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Video appears to show aftermath of RCMP shooting outside BC Hydro hearing

Witness video posted on Facebook has emerged and appears to show the aftermath of a fatal RCMP shooting outside a public hearing for the contentious Site C dam in Dawson Creek, B.C.
Image Credit: THE CANADIAN PRESS/ho-Facebook
July 18, 2015 - 4:25 PM

DAWSON CREEK, B.C. - The probe into a fatal RCMP shooting outside a public hearing in northern British Columbia grew more dramatic Friday when a witness video of the incident emerged and the province's police watchdog acknowledged that investigators initially misidentified the person shot.

In the video posted on Facebook, two officers with their guns drawn are standing over a man in a grey hoodie while he is slumped on the ground.

"The cops just ... shot this guy," says a man in a profanity-filled narrative as he records the video. "He's ... dead. There's blood everywhere."

The video appears to have been taken on a cell phone from a room in the Stonebridge Hotel overlooking the Fixx Urban Grill restaurant where a BC Hydro public information session took place.

One officer appears to kick something away from the man although the object cannot be seen. The man moves slightly on the ground before becoming still as blood pools beneath him.

Sirens can be heard in the background as a third Mountie arrives. One of the officers appears to bring the man's hands behind his back to handcuff him.

Police appear to check his vital signs before opening the trunk of a cruiser and starting to administer first aid about two minutes into the video.

Several other officers eventually appear. One crouches near a cruiser with a long gun just before the video ends.

Kellie Kilpatrick, spokeswoman for the police watchdog, the Independent Investigations Office, issued a clarification Friday night, saying that two men, not one as was initially reported, were involved in the incident that happened as a public hearing for the contentious Site C dam was taking place.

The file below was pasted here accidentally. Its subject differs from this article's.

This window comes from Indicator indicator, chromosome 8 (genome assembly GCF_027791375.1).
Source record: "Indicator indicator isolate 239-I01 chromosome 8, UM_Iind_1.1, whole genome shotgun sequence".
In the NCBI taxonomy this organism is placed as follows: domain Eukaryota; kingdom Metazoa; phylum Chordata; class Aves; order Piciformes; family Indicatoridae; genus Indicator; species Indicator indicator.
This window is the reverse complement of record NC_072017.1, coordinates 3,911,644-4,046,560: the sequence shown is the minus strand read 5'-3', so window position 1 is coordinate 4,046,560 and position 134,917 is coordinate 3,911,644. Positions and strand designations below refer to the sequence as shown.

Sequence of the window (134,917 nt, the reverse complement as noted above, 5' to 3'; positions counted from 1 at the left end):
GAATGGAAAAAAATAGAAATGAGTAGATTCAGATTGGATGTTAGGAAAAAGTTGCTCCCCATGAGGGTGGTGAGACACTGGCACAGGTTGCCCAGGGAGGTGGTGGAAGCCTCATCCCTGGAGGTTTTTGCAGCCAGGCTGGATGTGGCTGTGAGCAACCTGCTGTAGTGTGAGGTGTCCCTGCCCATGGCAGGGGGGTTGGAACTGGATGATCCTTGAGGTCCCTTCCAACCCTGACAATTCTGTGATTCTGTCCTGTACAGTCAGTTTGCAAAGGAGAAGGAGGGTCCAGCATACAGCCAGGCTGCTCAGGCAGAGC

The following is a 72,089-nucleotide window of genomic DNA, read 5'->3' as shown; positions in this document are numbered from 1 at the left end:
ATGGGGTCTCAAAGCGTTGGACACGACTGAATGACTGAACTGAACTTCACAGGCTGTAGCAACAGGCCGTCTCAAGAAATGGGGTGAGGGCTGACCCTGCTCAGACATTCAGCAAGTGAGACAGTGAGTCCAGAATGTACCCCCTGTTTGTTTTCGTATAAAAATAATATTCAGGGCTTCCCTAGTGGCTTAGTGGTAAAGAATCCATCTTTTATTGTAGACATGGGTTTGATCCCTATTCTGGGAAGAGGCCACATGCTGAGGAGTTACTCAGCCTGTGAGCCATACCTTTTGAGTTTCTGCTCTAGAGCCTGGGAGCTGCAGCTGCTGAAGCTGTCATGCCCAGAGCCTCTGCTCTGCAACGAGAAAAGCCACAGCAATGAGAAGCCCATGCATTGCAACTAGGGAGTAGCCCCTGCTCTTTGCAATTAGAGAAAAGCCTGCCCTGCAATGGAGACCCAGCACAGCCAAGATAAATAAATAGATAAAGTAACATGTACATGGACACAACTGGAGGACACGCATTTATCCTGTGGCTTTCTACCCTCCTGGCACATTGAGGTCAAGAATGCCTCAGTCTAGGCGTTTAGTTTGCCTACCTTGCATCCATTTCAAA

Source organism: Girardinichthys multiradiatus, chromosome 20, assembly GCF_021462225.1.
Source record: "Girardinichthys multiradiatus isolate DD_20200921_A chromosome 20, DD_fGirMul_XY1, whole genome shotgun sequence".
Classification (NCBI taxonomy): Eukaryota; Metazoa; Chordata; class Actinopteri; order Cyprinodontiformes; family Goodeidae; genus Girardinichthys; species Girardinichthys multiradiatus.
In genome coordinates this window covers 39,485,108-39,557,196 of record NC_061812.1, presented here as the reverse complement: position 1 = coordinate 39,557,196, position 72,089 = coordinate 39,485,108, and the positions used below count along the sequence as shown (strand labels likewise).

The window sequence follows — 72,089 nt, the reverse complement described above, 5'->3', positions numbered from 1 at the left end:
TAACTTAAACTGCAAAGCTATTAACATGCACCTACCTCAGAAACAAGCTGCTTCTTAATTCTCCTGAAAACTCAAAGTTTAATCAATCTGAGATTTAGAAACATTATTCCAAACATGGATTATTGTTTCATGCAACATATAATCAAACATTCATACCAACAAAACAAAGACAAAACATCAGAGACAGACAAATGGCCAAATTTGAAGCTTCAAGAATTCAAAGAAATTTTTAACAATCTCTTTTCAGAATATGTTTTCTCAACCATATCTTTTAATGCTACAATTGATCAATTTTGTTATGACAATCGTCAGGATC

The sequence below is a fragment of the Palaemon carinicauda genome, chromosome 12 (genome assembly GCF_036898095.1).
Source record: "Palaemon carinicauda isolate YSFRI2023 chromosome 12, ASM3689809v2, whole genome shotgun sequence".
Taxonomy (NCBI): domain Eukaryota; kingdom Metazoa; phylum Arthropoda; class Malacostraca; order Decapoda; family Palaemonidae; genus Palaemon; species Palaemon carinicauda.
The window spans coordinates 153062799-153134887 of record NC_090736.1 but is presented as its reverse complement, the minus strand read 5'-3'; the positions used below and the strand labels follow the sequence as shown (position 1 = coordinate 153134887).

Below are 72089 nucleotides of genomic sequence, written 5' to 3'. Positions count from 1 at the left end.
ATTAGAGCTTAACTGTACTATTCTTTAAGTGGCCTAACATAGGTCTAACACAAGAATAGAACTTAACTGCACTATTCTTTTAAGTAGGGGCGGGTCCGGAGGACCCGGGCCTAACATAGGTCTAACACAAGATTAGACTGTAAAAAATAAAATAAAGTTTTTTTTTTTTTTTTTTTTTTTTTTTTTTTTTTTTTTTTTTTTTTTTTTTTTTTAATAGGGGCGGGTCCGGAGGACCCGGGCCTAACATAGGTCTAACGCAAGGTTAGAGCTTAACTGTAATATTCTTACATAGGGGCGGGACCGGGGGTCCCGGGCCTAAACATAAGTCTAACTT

She said the IIO reported on Thursday evening that an individual who caused a disturbance at the hearing came into contact with police outside the venue and was shot.

But Kilpatrick said the man who allegedly caused the disturbance had actually left the area before police got there.

"Police arrive at the location and they come into contact with a second individual who is unrelated to the original complaint," she said. "He is aggressive. He does not follow police commands and he is shot. He is transported to hospital but he does not survive."

When asked how the misidentification happened, Kilpatrick said, "At this point I don't have that information," adding she might be able to shed light on it later.

"In all of the IIO cases, I've never experienced us having to go forward and clarify information to this degree," she said.

She said eight members of the IIO are now in Dawson Creek and they have seized a knife.

She said the IIO would not identify the officers and that the BC Coroners Service would release the name of the deceased.

BC Hydro chief communications officer Steve Vanagas said in a statement late Friday afternoon that the company was awaiting more details from police about the "tragic incident."

He said all employees who were inside the hotel and were staffing the information session were moved to a safe location and that none were directly involved.

Mounties have said they encountered a man wearing a mask outside the venue and believed he was connected to the call about a disturbance and destruction of property.

Despite attempts to de-escalate the situation, there was a confrontation and the unidentified man was shot and later died in hospital, RCMP said.

The meeting in Dawson Creek was the last of five public consultations on the Site C dam held in the province this month.

The hearings have attracted dissent. A YouTube video shows a small band of Treaty 8 First Nations protesters interrupting a July 9 hearing in Fort St. John with a drum procession and speeches.

The province granted approval earlier this month for the first phase of construction to start on the $9-billion dam on the Peace River.

Several First Nations and environmental groups have filed lawsuits to try to stop construction and the actions are currently working their way through the courts.

Mike Bernier, who represents the Peace River South riding for the Liberals in the B.C. legislature, called the incident a "troubling situation."

"Any time there's a loss of life, regardless of the circumstances, it's very unfortunate and my thoughts and prayers go out to everybody involved: the RCMP, the family of the deceased, everyone," he said.

News from © The Canadian Press, 2015
The Canadian Press

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